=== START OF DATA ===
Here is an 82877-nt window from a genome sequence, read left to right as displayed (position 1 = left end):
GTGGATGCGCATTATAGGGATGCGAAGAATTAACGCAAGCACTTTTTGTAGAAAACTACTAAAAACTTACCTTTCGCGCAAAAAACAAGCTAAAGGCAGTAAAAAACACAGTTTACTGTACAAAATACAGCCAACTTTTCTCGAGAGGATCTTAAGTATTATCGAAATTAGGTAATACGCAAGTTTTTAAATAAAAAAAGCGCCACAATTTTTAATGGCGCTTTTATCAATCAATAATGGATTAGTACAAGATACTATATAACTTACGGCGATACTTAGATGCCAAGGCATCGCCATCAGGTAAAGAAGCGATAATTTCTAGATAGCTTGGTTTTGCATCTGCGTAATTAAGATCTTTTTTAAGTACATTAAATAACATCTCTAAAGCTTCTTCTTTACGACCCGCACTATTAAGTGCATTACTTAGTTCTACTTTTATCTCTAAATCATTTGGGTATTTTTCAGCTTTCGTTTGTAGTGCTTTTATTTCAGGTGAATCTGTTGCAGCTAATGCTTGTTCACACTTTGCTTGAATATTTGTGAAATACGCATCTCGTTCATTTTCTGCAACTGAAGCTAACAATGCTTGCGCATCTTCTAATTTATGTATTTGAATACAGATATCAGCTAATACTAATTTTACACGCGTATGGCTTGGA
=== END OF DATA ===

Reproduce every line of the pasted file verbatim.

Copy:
Here is an 82877-nt window from a genome sequence, read left to right as displayed (position 1 = left end):
GTGGATGCGCATTATAGGGATGCGAAGAATTAACGCAAGCACTTTTTGTAGAAAACTACTAAAAACTTACCTTTCGCGCAAAAAACAAGCTAAAGGCAGTAAAAAACACAGTTTACTGTACAAAATACAGCCAACTTTTCTCGAGAGGATCTTAAGTATTATCGAAATTAGGTAATACGCAAGTTTTTAAATAAAAAAAGCGCCACAATTTTTAATGGCGCTTTTATCAATCAATAATGGATTAGTACAAGATACTATATAACTTACGGCGATACTTAGATGCCAAGGCATCGCCATCAGGTAAAGAAGCGATAATTTCTAGATAGCTTGGTTTTGCATCTGCGTAATTAAGATCTTTTTTAAGTACATTAAATAACATCTCTAAAGCTTCTTCTTTACGACCCGCACTATTAAGTGCATTACTTAGTTCTACTTTTATCTCTAAATCATTTGGGTATTTTTCAGCTTTCGTTTGTAGTGCTTTTATTTCAGGTGAATCTGTTGCAGCTAATGCTTGTTCACACTTTGCTTGAATATTTGTGAAATACGCATCTCGTTCATTTTCTGCAACTGAAGCTAACAATGCTTGCGCATCTTCTAATTTATGTATTTGAATACAGATATCAGCTAATACTAATTTTACACGCGTATGGCTTGGA